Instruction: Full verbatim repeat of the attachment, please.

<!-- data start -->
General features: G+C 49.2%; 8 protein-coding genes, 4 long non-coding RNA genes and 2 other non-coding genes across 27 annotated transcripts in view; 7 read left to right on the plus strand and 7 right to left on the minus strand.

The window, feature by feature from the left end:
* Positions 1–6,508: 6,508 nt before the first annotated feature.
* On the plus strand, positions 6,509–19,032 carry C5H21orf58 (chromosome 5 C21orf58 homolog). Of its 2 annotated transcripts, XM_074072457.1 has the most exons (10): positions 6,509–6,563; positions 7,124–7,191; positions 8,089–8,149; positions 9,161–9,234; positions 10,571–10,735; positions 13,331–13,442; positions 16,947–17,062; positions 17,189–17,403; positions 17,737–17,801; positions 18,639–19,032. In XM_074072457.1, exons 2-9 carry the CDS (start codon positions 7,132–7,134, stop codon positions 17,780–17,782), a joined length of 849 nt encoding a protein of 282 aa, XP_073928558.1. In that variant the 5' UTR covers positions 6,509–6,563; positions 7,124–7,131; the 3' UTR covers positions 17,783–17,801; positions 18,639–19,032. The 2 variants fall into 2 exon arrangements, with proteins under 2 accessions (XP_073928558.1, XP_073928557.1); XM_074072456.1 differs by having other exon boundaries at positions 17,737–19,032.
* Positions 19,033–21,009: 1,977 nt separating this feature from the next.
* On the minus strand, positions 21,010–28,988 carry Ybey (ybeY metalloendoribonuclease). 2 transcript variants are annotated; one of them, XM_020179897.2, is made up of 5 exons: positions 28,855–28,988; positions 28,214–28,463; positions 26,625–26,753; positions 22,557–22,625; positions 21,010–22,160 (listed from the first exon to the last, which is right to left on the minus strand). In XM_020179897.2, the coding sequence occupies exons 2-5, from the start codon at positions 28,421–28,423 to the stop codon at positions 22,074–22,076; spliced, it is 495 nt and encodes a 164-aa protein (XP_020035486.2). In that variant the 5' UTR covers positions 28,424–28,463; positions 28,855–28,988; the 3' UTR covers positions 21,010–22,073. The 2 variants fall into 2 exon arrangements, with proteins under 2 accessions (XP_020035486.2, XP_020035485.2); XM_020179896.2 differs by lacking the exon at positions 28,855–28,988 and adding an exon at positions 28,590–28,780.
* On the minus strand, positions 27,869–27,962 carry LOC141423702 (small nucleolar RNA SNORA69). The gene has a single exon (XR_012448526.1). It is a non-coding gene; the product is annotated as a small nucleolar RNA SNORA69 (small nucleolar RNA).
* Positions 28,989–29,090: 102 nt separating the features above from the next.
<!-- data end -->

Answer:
General features: G+C 49.2%; 8 protein-coding genes, 4 long non-coding RNA genes and 2 other non-coding genes across 27 annotated transcripts in view; 7 read left to right on the plus strand and 7 right to left on the minus strand.

The window, feature by feature from the left end:
* Positions 1–6,508: 6,508 nt before the first annotated feature.
* On the plus strand, positions 6,509–19,032 carry C5H21orf58 (chromosome 5 C21orf58 homolog). Of its 2 annotated transcripts, XM_074072457.1 has the most exons (10): positions 6,509–6,563; positions 7,124–7,191; positions 8,089–8,149; positions 9,161–9,234; positions 10,571–10,735; positions 13,331–13,442; positions 16,947–17,062; positions 17,189–17,403; positions 17,737–17,801; positions 18,639–19,032. In XM_074072457.1, exons 2-9 carry the CDS (start codon positions 7,132–7,134, stop codon positions 17,780–17,782), a joined length of 849 nt encoding a protein of 282 aa, XP_073928558.1. In that variant the 5' UTR covers positions 6,509–6,563; positions 7,124–7,131; the 3' UTR covers positions 17,783–17,801; positions 18,639–19,032. The 2 variants fall into 2 exon arrangements, with proteins under 2 accessions (XP_073928558.1, XP_073928557.1); XM_074072456.1 differs by having other exon boundaries at positions 17,737–19,032.
* Positions 19,033–21,009: 1,977 nt separating this feature from the next.
* On the minus strand, positions 21,010–28,988 carry Ybey (ybeY metalloendoribonuclease). 2 transcript variants are annotated; one of them, XM_020179897.2, is made up of 5 exons: positions 28,855–28,988; positions 28,214–28,463; positions 26,625–26,753; positions 22,557–22,625; positions 21,010–22,160 (listed from the first exon to the last, which is right to left on the minus strand). In XM_020179897.2, the coding sequence occupies exons 2-5, from the start codon at positions 28,421–28,423 to the stop codon at positions 22,074–22,076; spliced, it is 495 nt and encodes a 164-aa protein (XP_020035486.2). In that variant the 5' UTR covers positions 28,424–28,463; positions 28,855–28,988; the 3' UTR covers positions 21,010–22,073. The 2 variants fall into 2 exon arrangements, with proteins under 2 accessions (XP_020035486.2, XP_020035485.2); XM_020179896.2 differs by lacking the exon at positions 28,855–28,988 and adding an exon at positions 28,590–28,780.
* On the minus strand, positions 27,869–27,962 carry LOC141423702 (small nucleolar RNA SNORA69). The gene has a single exon (XR_012448526.1). It is a non-coding gene; the product is annotated as a small nucleolar RNA SNORA69 (small nucleolar RNA).
* Positions 28,989–29,090: 102 nt separating the features above from the next.